Tuesday, October 1, 2013

How not to sell photo books

It pains me to say this but Powell's Books is no longer the best place in Portland for photo books. It has been dethroned by Ampersand. This trend has been gradually developing for the past few years, ever since Ampersand was founded in 2008. But until recently the contest was less settled. A case could be made for either store, depending on what type of book one was looking for or what price range. Certainly Powell's held the edge when it came to sheer volume, and for used books, while Ampersand had the trendy new titles.

But several visits to both stores over the past few months have convinced me that Ampersand is now the clear victor, and the gap seems to widen with each passing month. More and more the stacks at Powell's take on the sheen of an old antique shop. The shelves are lined mostly with undesirable detritus which sits idly month after month. Maybe someone comes along with a duster occasionally. New books still filter in on a regular basis, but they are generally limited. There are no books, for example, by Mack, Morel, Little Big Man, TBW, Radius, A Jump, Little Brown Mushroom, Dashwood, Gottlund, or Loosestrife. No books from this list. Twin Palms, Steidl and Nazraeli make occasional appearances at Powell's, but often as used books, sold by chance rather than by plan. 


In other words, a trip to Powell's is a time warp back to the early 90s before the current photo book renaissance ever happened. I should know, because the early 90s is when I first began going there. Back when I got into photography the Powell's photo section was my de facto learning library. It was crammed into a windowless downstairs hall, near where the book statue is now on the corner of 11th and Couch. Around 1995 I began a habit of scouring the stacks every few weeks, and that's where I built most of my photo book collection, at least in the early years.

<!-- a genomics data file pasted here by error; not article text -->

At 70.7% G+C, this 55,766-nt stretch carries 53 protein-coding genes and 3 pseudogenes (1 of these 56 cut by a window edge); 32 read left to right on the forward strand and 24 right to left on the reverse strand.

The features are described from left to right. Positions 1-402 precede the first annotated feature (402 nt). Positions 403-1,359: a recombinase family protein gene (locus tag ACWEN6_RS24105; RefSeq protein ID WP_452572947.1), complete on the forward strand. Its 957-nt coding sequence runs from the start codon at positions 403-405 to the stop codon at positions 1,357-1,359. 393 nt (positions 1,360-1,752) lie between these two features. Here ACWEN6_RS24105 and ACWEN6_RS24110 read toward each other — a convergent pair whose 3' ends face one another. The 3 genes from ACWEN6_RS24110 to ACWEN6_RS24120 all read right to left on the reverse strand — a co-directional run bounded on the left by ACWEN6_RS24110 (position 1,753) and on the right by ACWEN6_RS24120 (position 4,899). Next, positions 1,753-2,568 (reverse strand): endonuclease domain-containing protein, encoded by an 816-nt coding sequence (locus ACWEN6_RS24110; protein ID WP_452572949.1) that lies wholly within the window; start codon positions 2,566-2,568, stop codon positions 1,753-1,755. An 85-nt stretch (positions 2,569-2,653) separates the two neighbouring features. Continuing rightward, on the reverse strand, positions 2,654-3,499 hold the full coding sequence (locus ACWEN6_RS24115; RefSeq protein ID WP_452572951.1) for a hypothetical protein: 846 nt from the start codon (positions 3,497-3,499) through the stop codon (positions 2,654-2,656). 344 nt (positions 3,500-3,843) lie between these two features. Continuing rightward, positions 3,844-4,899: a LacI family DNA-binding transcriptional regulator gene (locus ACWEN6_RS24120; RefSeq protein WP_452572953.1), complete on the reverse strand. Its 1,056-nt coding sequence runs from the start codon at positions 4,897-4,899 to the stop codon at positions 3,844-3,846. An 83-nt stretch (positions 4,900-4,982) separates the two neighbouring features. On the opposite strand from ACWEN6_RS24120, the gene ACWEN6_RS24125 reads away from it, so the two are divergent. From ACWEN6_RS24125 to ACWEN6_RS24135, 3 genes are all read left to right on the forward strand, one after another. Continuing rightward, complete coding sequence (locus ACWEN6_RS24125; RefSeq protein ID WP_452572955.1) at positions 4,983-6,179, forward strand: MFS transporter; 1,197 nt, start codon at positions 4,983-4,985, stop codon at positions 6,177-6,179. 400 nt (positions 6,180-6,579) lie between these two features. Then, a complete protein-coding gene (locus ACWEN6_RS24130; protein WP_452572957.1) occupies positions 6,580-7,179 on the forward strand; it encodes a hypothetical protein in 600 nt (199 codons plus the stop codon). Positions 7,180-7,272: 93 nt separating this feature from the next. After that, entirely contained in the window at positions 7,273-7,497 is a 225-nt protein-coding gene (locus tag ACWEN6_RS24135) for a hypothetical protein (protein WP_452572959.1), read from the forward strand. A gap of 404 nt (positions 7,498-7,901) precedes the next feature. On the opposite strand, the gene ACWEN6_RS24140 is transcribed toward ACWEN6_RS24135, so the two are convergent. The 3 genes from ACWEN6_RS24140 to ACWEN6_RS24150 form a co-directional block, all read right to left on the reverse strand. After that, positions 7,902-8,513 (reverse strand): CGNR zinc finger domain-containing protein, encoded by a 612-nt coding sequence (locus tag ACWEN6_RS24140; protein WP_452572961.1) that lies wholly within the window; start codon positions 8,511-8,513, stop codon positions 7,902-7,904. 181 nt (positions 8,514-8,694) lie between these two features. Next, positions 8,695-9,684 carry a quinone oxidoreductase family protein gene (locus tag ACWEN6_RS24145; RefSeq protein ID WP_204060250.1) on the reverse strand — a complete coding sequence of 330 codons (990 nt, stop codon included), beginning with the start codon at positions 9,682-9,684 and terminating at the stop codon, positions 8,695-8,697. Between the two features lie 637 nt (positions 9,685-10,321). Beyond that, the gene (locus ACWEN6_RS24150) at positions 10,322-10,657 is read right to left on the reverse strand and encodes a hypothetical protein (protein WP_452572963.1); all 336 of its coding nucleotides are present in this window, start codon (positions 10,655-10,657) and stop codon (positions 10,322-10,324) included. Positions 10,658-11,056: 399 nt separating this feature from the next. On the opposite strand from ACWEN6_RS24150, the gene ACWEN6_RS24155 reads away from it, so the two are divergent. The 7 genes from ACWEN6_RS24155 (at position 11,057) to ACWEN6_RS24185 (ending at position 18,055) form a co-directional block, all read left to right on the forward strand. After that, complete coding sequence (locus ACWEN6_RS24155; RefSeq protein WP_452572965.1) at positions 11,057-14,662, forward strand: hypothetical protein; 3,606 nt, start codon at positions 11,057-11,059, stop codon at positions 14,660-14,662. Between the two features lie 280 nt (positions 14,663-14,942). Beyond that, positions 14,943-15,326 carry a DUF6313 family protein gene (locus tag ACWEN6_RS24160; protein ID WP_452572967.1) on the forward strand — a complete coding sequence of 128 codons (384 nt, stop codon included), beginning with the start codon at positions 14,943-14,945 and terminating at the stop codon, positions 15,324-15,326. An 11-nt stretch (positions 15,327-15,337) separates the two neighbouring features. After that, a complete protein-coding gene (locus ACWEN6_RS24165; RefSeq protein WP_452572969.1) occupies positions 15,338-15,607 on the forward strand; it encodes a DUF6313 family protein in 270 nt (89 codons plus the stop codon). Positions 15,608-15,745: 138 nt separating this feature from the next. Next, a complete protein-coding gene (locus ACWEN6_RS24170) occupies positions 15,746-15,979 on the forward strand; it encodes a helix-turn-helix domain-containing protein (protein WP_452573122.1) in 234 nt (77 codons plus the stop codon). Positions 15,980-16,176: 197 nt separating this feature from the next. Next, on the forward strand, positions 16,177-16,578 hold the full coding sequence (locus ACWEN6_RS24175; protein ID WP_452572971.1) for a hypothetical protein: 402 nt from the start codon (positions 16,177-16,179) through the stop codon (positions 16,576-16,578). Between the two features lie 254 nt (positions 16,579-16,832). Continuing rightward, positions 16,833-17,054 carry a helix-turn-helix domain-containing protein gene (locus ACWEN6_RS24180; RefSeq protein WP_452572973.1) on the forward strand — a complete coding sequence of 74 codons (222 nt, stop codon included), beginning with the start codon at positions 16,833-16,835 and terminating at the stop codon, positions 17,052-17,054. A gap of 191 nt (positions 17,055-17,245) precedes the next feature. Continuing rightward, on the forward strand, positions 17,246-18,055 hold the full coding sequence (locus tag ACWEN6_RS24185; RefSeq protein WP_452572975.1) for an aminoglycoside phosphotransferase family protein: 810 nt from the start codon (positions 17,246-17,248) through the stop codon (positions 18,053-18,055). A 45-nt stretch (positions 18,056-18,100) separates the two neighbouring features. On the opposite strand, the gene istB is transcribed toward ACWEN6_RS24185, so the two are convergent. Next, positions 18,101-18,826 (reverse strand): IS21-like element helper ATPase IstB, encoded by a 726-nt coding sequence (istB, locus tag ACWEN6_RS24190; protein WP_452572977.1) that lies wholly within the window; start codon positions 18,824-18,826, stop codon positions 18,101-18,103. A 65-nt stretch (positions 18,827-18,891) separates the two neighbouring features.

But even when I didn't buy books there I used Powell's to teach myself. I could see who had made what. Which titles were important. Which books stayed in print and which were remaindered. Which books were worth what. I could see what was new, what was old, and basically what was what. I'm eternally grateful for that resource, because for photographers more than for any other art form, books are the way we communicate. When a photographers wants to send a statement into the world, he or she does it between two covers. And for a while Powell's was the best at collecting these communiqués in one spot. Certainly it was the best in Oregon, and maybe on the West Coast. 

I kept visiting the photo section over the years, regularly looking and buying, through the remodel, to its current location on the third floor. The catbird seat! With windows overlooking the city below. Clearly someone in Powell's management valued photo books. There was a filter, and once a book had made it through to the floor, it was treated with respect. It was part of a special group, the photo section.

Powell's (Photo section highlighted)

That's why the condition today is disappointing. The photo book landscape has changed radically since the 90s but Powell's hasn't. Sure, their stacks are still a great resource for learning the canon, with standard works on Frank, Parr, Atget, Arbus, and the other usual suspects. But when it comes to current photography, Powell's seems uninterested. Their main publisher of recent books is friggin' Aperture. Need I say more?